David Price was a pretty good pitcher in his first season with the Red Sox. Most MLB pitchers would have been very happy with a 114 ERA+ and a 17-9 won-lost record, especially if, like Price, they led baseball in innings pitched with 230 and placed seventh for strikeouts with 228. However, with his enormous contract, the expectations were for an ace, not merely pretty good, and he clearly fell short of being an ace. Price may have been the third-best starter on the Red Sox, certainly behind Cy Young award winner Rick Porcello and, arguably, behind knuckleballer Steven Wright as well.
The Red Sox signed Price as a free agent after the best season of his career in 2015. Pitching for two teams that year, Price placed second in Cy Young voting with a 1.076 WHIP, 2.45 ERA (for an American League-leading ERA- of 60), and 2.78 FIP. What’s more, his 2015 was part of an encouraging trend of year-by-year improvements in FIP and WHIP that suggested a genuinely improved pitcher:
On the other hand, 2015 could also be seen as an outlier year for Price. While he has consistently been a solid, above-average pitcher, his ERA- has more typically been in the 80-90 range than in the 60-70 that he put up in 2012 and 2015.
In terms of pitch movement and velocity, did anything change in 2016 that might account for his lackluster results? The chart below shows the break, speed, and horizontal as well as vertical movement on Price’s pitches, with the size of the dots proportional to their usage frequency, over the past five years. (I discount Price’s earlier years, since his pitching style has changed significantly since then, but he was also around a league-average pitcher in 2009 and 2011.)
Price’s pitches have actually been very consistent year by year. His fastball velocity has dropped somewhat as he has converted himself from a flamethrower who mainly tried to blow fastballs past hitters, to a pitcher who uses a full repertoire to fool them. The most obvious thing from this chart is that 2015 was again a moderate outlier year: His two-seam fastball (“FT”) and his cutter (“FC”) gained vertical movement (and a little bit of velocity) at the expense of horizontal movement; his curve (“CU”) did the reverse, showing more horizontal movement at the expense of vertical movement. However, these differences were not spectacular.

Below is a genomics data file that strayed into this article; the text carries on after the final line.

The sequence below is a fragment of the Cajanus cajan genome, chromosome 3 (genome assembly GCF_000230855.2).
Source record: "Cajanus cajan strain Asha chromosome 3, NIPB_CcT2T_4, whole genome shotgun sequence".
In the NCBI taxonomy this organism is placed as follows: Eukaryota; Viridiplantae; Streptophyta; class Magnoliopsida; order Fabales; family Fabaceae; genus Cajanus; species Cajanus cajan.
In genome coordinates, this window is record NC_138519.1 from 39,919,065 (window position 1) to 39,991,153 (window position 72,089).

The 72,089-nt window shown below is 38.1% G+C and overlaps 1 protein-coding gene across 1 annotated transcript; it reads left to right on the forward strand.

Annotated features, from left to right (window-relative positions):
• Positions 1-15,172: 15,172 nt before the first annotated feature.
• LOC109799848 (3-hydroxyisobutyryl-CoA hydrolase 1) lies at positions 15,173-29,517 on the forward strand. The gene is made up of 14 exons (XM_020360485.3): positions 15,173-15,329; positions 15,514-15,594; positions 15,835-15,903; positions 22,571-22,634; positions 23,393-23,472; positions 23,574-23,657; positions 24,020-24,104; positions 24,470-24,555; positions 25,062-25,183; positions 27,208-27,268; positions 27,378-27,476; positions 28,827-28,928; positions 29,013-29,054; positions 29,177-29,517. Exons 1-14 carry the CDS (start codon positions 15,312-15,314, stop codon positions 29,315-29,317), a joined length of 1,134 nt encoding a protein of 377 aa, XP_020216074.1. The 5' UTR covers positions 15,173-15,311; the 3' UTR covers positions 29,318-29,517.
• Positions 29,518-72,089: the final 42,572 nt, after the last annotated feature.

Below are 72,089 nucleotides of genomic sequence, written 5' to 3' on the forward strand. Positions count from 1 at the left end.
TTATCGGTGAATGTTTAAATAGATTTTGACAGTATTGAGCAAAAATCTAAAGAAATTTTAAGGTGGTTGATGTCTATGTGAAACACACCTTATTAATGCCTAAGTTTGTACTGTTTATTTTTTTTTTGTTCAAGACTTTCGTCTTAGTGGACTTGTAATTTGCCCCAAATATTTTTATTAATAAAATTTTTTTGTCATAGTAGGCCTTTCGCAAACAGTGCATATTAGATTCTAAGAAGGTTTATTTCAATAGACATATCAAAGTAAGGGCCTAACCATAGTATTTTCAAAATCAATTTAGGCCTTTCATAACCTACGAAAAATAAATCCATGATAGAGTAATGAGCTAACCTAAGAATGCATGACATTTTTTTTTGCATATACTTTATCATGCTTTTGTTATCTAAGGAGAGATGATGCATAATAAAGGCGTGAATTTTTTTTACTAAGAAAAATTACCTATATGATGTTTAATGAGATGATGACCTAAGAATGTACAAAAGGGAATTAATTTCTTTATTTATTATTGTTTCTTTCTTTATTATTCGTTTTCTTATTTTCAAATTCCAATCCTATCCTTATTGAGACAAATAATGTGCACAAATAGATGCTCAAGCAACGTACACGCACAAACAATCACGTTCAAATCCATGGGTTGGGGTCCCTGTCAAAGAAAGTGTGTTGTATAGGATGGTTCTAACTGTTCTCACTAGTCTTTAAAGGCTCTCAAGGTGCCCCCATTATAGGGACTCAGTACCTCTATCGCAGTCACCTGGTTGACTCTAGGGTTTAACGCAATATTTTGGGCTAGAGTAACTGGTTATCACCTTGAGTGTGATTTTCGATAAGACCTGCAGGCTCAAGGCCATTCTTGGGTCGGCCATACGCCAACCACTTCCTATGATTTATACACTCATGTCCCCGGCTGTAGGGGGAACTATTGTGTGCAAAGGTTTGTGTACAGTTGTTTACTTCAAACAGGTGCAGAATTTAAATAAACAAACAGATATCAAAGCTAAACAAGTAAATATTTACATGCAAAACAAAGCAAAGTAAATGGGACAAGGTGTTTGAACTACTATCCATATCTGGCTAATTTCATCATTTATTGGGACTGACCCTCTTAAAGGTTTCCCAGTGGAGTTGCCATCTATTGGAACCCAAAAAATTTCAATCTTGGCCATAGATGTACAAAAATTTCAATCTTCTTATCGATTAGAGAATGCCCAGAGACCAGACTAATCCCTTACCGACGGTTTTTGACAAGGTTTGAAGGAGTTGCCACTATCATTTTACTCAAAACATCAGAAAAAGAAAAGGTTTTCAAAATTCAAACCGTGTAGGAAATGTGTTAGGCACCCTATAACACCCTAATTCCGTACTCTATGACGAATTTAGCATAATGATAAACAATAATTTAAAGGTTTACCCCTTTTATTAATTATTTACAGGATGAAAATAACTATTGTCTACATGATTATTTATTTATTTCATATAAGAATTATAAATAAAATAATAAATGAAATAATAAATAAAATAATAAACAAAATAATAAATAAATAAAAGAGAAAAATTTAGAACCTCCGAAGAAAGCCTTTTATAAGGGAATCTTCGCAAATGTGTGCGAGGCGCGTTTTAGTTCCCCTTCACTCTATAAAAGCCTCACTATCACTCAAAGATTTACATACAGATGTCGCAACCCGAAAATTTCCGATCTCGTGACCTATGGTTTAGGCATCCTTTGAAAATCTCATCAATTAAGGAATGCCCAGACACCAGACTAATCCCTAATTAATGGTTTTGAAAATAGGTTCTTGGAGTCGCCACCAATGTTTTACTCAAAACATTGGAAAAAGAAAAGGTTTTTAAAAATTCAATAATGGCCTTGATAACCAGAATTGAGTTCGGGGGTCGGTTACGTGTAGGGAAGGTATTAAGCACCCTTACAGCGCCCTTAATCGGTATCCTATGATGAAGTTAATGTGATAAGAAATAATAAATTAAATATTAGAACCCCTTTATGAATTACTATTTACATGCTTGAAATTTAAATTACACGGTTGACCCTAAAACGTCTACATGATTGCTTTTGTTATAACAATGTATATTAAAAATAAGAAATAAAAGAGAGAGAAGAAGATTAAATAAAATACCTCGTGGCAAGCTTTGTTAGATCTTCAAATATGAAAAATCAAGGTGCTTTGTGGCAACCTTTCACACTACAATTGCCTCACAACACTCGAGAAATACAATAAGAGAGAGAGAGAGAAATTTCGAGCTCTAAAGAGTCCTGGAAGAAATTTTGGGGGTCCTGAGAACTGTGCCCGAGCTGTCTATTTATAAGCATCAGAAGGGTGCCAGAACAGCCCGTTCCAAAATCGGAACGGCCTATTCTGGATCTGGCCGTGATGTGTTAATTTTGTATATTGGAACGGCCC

His 2015 season also looks like an outlier when looking at pitch value based on total bases per 100 pitches. (These are compared to the average value for each pitch in 2016.) Price’s most common pitch, the two-seam fastball, was very effective in 2015, as was his curve. Both were much less so in 2016. His cutter and changeups (“CH”) were both around average in 2015, and that didn’t change much in 2016. In 2016, his four-seam fastball (“FF”) was very effective on a per-pitch basis, but Price rarely throws this pitch (just 4.0% of pitches, based on my manual recategorization of his pitch use), so it doesn’t contribute to his overall value:
What about pitch location? Focusing on his two-seam fastball and his curve (since those pitches differed most in effectiveness between 2015 and 2016), we can see that there is some change, but not in a way that obviously explains the difference:
In 2015, Price’s two-seam and curve were both more likely to be near the center of the plate, while in 2016 they were more around the edges. It’s remotely possible that Price was trying to be too fine, but since the number of balls per 100 pitches was virtually identical between 2015 and 2016, it isn’t as if Price was actually missing the zone; it’s hard to say that his location was much worse overall in 2016.
All in all, the David Price that the Red Sox saw in 2016 was very much like the pitcher he was in 2014 and 2013. For three of the past five years, he has been a somewhat better than average pitcher who throws a lot of innings, which is valuable, though not worth $30 million. For two of the past five seasons, he has been an outstanding pitcher, and while there were some measurable differences in his pitches those years, it’s difficult to point to any single factor explaining the difference. Since there was nothing obviously wrong with him in 2016, it’s not unreasonable to hope for another ace-type season from him, but it’s certainly not a guarantee.